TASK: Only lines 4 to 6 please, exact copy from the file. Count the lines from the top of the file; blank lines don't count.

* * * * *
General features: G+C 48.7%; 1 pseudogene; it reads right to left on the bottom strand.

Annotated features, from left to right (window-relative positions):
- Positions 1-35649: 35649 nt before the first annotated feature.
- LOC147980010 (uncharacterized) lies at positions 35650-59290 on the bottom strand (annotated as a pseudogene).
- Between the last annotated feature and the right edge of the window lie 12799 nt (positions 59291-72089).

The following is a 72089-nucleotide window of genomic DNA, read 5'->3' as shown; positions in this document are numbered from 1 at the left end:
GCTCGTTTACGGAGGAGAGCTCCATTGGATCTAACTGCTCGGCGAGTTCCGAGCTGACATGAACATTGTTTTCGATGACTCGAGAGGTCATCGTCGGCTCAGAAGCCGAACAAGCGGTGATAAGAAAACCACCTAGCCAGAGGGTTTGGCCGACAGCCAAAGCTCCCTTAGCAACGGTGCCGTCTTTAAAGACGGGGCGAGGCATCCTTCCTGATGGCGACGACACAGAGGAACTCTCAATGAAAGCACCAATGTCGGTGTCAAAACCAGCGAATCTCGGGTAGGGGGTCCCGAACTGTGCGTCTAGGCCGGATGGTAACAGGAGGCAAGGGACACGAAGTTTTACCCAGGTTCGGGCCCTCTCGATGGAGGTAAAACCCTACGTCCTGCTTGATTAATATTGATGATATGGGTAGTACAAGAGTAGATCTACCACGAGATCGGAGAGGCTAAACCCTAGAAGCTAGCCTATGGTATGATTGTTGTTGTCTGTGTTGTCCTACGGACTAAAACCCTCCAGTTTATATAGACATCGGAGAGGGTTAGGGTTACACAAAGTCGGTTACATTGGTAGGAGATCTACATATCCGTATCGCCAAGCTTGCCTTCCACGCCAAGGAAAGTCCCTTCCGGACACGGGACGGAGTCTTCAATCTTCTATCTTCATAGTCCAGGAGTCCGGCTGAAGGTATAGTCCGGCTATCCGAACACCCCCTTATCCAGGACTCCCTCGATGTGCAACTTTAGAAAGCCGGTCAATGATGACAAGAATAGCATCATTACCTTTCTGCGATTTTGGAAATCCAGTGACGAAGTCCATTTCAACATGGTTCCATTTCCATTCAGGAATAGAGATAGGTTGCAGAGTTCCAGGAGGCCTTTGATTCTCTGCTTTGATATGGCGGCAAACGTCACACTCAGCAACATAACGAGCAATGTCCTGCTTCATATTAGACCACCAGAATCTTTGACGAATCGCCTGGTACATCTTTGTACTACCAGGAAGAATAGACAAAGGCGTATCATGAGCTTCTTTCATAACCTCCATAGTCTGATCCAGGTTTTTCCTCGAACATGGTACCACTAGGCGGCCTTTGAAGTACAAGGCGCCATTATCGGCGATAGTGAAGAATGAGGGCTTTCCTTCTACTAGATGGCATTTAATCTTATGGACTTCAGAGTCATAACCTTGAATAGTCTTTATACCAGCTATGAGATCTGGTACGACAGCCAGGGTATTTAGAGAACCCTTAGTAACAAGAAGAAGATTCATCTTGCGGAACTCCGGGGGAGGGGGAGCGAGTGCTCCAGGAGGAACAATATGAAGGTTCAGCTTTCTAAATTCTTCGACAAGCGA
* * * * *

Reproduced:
- LOC147980010 (uncharacterized) lies at positions 35650-59290 on the bottom strand (annotated as a pseudogene).
- Between the last annotated feature and the right edge of the window lie 12799 nt (positions 59291-72089).

The following is a 72089-nucleotide window of genomic DNA, read 5'->3' as shown; positions in this document are numbered from 1 at the left end: